Thembalihle is near Lenasia, the formerly "Indians-only" community from apartheid days. In those days it was a dormitory camp for domestic workers in nearby affluent homes and businesses, and it is now desperately run down and unkempt and this enormous informal settlement has been established.


There is one photograph of electrical wires "poached" from pylons and

leading haphazardly along the ground, most often without any kind of

insulation, to makeshift houses to power a few lights and perhaps an

antiquated TV set. The practice is now so widespread that it is completely out of Eskom's control ... those who are on the grid and actually pay for their electricity are left angry and frustrated and violent disputes break out often between payers and poachers. 

Lives are lost ... not only of the poachers, but within the community where no safety measures are in place, wires run randomly along the roads and through puddles capable of conducting massive voltages, where children play, walk, and worse still, close to the piles of uncollected refuse (there was another strike in progress when we visited !) where children could be seen searching for food. 

Amongst this degradation, we found the delightful little daycare, Ntirisano, run by Sandile and others. We discovered that it was right next door to "Arise" which we have visited twice and reported on in the past. 

37 blankets distributed here ... and a delighted team at Ntirisano sent us on our way. 

Link to the distributions photographs : http://forum.knit-a-square.com/forum/topics/photographs-from-kas-distributions-2015-2016?commentId=3276523%3AComment%3A723389

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  • Another great distribution thank you to Ronda and team xx
  • Thank you for this report. Such deprivation is so heart-breaking but I'm glad that we were able to give something to these poor children. They all seem a little overwhelmed by the gifts but I'm sure they will be treasured. Let's hope that there is, indeed, change for these children, and all those like them, very soon.

    • I remember you saying a long while back, Pam, that whatever the politics are doing, the continued support through KAS raises the profile of the communities and their problems...and also raises their morale knowing that people thousands of miles away are bothered enough to make and send things. But change cannot come too soon.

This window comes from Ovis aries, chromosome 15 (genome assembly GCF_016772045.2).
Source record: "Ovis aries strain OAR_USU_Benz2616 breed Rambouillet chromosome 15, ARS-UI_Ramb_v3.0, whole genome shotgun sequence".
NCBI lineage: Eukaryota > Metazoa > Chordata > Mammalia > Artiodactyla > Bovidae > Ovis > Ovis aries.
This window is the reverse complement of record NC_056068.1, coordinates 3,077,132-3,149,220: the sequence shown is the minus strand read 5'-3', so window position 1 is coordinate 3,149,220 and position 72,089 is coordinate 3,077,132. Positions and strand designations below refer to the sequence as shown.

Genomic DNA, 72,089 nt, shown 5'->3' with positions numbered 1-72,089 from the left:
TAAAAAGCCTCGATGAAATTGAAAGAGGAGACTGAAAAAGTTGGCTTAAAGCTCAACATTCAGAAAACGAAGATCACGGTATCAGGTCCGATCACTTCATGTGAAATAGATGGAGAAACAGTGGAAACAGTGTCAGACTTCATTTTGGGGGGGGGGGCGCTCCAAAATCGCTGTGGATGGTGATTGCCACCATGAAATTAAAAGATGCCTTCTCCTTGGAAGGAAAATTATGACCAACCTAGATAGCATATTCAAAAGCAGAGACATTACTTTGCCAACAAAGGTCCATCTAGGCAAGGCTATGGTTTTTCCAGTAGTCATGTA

• Other crisis situations come and go (or don't go, like Syria), and South Africa is still struggling so desperately but isn't high on the media's agenda. Despite my long absence from the forum I DO have a pile of squares ready to pack and have been following Elaine's WIPs and UFOs discussion with great interest as there are one or some UFOs now rounded up and ready to attack. The need is greater than ever isn't it....

    • Hi Anne.

      Yes, unfortunately South Africa and Africa in general, seems to be a place of ongoing struggles. My husband and I began supporting a child in Africa, through World Vision, when our oldest child was three years old....our son is 29 next month and we have continued to support a child in Africa through W.V. ever since.....who knew that there would still be a need just as great, 26 years later. There is indeed so much need throughout the world, but heartwarming to know that every time we pick up our needles, hooks, or looms, we are making a difference, one square at a time.  :))

      • Although we try to keep politics out of the forum, the good news is that the domination of the ANC in South Africa is diminishing, and, Mmusi Maimane (Democractic Alliance) who has been happily married (a white partner) for 11 years, has won Johannesburg in the election this week. He is a new breed of young politicians who truly want to make a difference. So maybe the wind of change is emerging in Africa..........

        • Ah I am delighted to hear that he won. They are young, enthusiastic and I do hope that they can make a big difference.  As for the errant power lines, I have seen this in India and other poor countries....I can definitely keep these people in my prayers, for safety for the little ones, and help for them all.  I am SO impressed with the courage and determination and love and fortitude of the ladies who run these informal daycare centers....I, despite being considered far from affluent in Canada, feel I am incredibly rich by comparison.  I do think it's good for us to see the conditions.  It speeds our fingers.  One of your recent reports Pam, spurred me on to finish several UFO's and get other WIP's done.  I now will be sending a box and a bag, I am overflowing, very unusual for me but great.

          I must ask, were we out of hats? Is that why I didn't see hats on these children?  I can't help thinking that with that photo of Ronda with that massive pile of found Post Office parcels that their shelves will soon be stocked again, not to mention a lot of KASers have shifted into a higher gear and just looking at the photos pages shows lots of hats, squares and handwarmers and many many toys all heading over there!   Thanks for this report, Pam.  I really appreciate it and I know everyone else does too.

          love, Jeanne xoxoxo 

          • Think we are OK for hats Jeanne, however, Ronda did 6 or 7 distributions without any 'cuddlies'! She is going to try and go back with some, as a glut of parcels have turned up from heavens knows where in the South African postal system. Rivonia PO had a big wodge of them too!

        • I do hope so Pam. Having witnessed the greed, corruption and violence of some and the poverty of many in South Africa earlier this year, change is urgently needed.
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